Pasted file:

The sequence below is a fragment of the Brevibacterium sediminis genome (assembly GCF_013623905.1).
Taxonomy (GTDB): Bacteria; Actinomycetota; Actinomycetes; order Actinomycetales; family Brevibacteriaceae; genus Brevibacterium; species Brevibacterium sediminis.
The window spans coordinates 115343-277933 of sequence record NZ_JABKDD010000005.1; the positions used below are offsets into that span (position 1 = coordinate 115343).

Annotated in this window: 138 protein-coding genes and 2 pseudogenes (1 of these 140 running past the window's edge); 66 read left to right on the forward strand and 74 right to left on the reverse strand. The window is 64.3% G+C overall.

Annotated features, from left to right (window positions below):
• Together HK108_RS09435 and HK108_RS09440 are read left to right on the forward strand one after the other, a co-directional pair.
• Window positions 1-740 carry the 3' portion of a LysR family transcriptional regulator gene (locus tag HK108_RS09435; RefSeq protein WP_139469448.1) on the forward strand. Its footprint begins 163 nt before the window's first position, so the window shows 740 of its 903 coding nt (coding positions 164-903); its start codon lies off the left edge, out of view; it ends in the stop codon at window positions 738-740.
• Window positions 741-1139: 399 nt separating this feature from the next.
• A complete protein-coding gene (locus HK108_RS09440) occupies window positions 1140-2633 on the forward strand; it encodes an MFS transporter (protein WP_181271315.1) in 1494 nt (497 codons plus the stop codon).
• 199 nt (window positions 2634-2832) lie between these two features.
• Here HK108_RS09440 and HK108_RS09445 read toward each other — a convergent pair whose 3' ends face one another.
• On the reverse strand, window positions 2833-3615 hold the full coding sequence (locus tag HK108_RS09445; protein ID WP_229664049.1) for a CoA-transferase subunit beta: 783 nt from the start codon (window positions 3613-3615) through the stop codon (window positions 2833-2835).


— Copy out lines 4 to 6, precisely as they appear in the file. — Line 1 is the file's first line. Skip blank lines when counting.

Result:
Annotated in this window: 138 protein-coding genes and 2 pseudogenes (1 of these 140 running past the window's edge); 66 read left to right on the forward strand and 74 right to left on the reverse strand. The window is 64.3% G+C overall.

Annotated features, from left to right (window positions below):
• Together HK108_RS09435 and HK108_RS09440 are read left to right on the forward strand one after the other, a co-directional pair.